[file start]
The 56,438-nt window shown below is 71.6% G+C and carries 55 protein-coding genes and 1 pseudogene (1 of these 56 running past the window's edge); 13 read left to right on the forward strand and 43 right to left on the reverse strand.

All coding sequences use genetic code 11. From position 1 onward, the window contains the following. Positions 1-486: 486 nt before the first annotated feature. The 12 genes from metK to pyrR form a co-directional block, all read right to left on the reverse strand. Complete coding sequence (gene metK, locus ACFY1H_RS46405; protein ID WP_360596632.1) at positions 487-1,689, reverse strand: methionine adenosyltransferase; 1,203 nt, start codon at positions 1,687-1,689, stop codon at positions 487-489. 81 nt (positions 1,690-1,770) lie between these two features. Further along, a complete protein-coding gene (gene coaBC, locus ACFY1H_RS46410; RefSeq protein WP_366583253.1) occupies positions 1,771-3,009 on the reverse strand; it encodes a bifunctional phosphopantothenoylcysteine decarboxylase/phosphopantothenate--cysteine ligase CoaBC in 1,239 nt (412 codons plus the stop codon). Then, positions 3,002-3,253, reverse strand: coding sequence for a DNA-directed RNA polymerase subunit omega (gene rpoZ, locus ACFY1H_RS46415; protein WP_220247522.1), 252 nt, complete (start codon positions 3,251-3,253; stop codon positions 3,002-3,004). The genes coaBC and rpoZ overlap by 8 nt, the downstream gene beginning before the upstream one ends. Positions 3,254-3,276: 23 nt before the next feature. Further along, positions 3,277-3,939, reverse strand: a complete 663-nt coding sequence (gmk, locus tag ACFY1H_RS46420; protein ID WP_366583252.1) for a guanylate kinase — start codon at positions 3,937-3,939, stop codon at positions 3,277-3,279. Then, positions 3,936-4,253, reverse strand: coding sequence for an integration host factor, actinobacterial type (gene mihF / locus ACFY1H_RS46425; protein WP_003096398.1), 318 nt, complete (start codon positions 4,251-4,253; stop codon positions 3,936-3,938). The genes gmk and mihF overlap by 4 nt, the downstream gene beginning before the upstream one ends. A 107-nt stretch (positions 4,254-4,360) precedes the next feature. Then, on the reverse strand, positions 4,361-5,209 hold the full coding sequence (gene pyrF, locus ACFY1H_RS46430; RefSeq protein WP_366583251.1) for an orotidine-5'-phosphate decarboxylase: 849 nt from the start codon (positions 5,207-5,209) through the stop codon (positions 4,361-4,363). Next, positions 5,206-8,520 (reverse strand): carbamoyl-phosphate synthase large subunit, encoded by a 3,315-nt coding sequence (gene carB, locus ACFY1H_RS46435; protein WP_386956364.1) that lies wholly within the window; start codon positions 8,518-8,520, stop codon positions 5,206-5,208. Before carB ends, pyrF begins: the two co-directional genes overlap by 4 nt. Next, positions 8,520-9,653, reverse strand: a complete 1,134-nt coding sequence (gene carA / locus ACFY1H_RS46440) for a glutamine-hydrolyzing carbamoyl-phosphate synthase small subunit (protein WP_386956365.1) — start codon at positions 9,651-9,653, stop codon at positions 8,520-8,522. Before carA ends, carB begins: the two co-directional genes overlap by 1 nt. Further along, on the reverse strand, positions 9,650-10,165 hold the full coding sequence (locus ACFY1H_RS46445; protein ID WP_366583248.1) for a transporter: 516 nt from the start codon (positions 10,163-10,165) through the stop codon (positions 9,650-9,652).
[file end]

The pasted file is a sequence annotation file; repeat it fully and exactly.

The 56,438-nt window shown below is 71.6% G+C and carries 55 protein-coding genes and 1 pseudogene (1 of these 56 running past the window's edge); 13 read left to right on the forward strand and 43 right to left on the reverse strand.

All coding sequences use genetic code 11. From position 1 onward, the window contains the following. Positions 1-486: 486 nt before the first annotated feature. The 12 genes from metK to pyrR form a co-directional block, all read right to left on the reverse strand. Complete coding sequence (gene metK, locus ACFY1H_RS46405; protein ID WP_360596632.1) at positions 487-1,689, reverse strand: methionine adenosyltransferase; 1,203 nt, start codon at positions 1,687-1,689, stop codon at positions 487-489. 81 nt (positions 1,690-1,770) lie between these two features. Further along, a complete protein-coding gene (gene coaBC, locus ACFY1H_RS46410; RefSeq protein WP_366583253.1) occupies positions 1,771-3,009 on the reverse strand; it encodes a bifunctional phosphopantothenoylcysteine decarboxylase/phosphopantothenate--cysteine ligase CoaBC in 1,239 nt (412 codons plus the stop codon). Then, positions 3,002-3,253, reverse strand: coding sequence for a DNA-directed RNA polymerase subunit omega (gene rpoZ, locus ACFY1H_RS46415; protein WP_220247522.1), 252 nt, complete (start codon positions 3,251-3,253; stop codon positions 3,002-3,004). The genes coaBC and rpoZ overlap by 8 nt, the downstream gene beginning before the upstream one ends. Positions 3,254-3,276: 23 nt before the next feature. Further along, positions 3,277-3,939, reverse strand: a complete 663-nt coding sequence (gmk, locus tag ACFY1H_RS46420; protein ID WP_366583252.1) for a guanylate kinase — start codon at positions 3,937-3,939, stop codon at positions 3,277-3,279. Then, positions 3,936-4,253, reverse strand: coding sequence for an integration host factor, actinobacterial type (gene mihF / locus ACFY1H_RS46425; protein WP_003096398.1), 318 nt, complete (start codon positions 4,251-4,253; stop codon positions 3,936-3,938). The genes gmk and mihF overlap by 4 nt, the downstream gene beginning before the upstream one ends. A 107-nt stretch (positions 4,254-4,360) precedes the next feature. Then, on the reverse strand, positions 4,361-5,209 hold the full coding sequence (gene pyrF, locus ACFY1H_RS46430; RefSeq protein WP_366583251.1) for an orotidine-5'-phosphate decarboxylase: 849 nt from the start codon (positions 5,207-5,209) through the stop codon (positions 4,361-4,363). Next, positions 5,206-8,520 (reverse strand): carbamoyl-phosphate synthase large subunit, encoded by a 3,315-nt coding sequence (gene carB, locus ACFY1H_RS46435; protein WP_386956364.1) that lies wholly within the window; start codon positions 8,518-8,520, stop codon positions 5,206-5,208. Before carB ends, pyrF begins: the two co-directional genes overlap by 4 nt. Next, positions 8,520-9,653, reverse strand: a complete 1,134-nt coding sequence (gene carA / locus ACFY1H_RS46440) for a glutamine-hydrolyzing carbamoyl-phosphate synthase small subunit (protein WP_386956365.1) — start codon at positions 9,651-9,653, stop codon at positions 8,520-8,522. Before carA ends, carB begins: the two co-directional genes overlap by 1 nt. Further along, on the reverse strand, positions 9,650-10,165 hold the full coding sequence (locus ACFY1H_RS46445; protein ID WP_366583248.1) for a transporter: 516 nt from the start codon (positions 10,163-10,165) through the stop codon (positions 9,650-9,652).